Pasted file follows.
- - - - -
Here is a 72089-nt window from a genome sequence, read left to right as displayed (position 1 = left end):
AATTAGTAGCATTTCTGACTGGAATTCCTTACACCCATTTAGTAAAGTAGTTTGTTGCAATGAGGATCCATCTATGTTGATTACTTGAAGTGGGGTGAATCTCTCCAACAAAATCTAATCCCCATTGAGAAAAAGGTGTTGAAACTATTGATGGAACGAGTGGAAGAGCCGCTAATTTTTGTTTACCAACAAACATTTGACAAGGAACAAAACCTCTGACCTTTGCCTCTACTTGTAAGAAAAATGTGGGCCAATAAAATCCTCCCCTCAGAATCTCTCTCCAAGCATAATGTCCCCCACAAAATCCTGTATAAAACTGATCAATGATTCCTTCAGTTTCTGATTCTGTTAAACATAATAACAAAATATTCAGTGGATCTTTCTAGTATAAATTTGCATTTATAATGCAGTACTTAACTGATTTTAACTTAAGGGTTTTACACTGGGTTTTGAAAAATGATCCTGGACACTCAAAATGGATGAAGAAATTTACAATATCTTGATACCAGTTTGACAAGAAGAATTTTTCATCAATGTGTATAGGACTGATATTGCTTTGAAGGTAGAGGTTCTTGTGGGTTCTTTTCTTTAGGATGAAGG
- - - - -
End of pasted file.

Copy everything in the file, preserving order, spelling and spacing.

Here is a 72089-nt window from a genome sequence, read left to right as displayed (position 1 = left end):
AATTAGTAGCATTTCTGACTGGAATTCCTTACACCCATTTAGTAAAGTAGTTTGTTGCAATGAGGATCCATCTATGTTGATTACTTGAAGTGGGGTGAATCTCTCCAACAAAATCTAATCCCCATTGAGAAAAAGGTGTTGAAACTATTGATGGAACGAGTGGAAGAGCCGCTAATTTTTGTTTACCAACAAACATTTGACAAGGAACAAAACCTCTGACCTTTGCCTCTACTTGTAAGAAAAATGTGGGCCAATAAAATCCTCCCCTCAGAATCTCTCTCCAAGCATAATGTCCCCCACAAAATCCTGTATAAAACTGATCAATGATTCCTTCAGTTTCTGATTCTGTTAAACATAATAACAAAATATTCAGTGGATCTTTCTAGTATAAATTTGCATTTATAATGCAGTACTTAACTGATTTTAACTTAAGGGTTTTACACTGGGTTTTGAAAAATGATCCTGGACACTCAAAATGGATGAAGAAATTTACAATATCTTGATACCAGTTTGACAAGAAGAATTTTTCATCAATGTGTATAGGACTGATATTGCTTTGAAGGTAGAGGTTCTTGTGGGTTCTTTTCTTTAGGATGAAGG